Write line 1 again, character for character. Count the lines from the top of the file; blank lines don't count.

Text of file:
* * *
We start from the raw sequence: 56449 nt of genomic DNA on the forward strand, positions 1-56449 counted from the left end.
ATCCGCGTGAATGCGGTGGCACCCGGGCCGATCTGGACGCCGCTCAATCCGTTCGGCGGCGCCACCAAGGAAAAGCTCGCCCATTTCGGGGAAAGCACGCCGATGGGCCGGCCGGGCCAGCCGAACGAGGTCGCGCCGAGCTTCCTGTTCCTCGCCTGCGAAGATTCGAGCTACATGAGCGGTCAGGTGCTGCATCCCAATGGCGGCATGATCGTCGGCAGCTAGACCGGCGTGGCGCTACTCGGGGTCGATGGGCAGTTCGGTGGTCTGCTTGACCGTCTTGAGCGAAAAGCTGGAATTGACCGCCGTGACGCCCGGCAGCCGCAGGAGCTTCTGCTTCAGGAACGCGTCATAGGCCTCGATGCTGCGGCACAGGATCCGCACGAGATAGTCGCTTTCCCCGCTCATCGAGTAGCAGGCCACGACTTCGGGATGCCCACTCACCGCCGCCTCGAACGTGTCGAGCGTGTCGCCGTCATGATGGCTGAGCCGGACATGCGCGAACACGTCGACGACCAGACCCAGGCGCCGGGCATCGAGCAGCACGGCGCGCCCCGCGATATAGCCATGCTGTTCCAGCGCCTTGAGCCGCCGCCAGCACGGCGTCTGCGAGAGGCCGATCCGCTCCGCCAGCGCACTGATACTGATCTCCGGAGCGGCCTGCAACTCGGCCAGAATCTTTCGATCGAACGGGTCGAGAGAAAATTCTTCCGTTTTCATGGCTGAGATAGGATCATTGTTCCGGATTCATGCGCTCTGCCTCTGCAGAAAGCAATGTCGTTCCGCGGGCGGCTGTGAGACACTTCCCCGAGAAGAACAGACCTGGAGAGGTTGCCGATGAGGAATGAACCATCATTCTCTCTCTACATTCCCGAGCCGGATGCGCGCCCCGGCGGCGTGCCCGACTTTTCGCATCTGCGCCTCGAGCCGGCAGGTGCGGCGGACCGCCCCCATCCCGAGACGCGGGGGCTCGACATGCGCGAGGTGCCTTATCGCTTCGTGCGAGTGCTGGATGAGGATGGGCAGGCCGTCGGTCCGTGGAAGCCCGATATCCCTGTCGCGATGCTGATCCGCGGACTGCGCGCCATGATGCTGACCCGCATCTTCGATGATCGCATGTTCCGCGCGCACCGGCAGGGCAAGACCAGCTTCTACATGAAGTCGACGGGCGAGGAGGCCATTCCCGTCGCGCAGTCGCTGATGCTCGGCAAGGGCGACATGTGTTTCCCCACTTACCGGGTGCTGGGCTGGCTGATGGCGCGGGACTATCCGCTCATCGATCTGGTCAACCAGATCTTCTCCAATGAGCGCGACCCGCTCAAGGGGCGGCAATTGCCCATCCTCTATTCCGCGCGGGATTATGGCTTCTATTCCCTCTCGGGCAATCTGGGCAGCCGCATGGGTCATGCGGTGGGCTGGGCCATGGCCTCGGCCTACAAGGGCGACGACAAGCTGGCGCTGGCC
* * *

We start from the raw sequence: 56449 nt of genomic DNA on the forward strand, positions 1-56449 counted from the left end.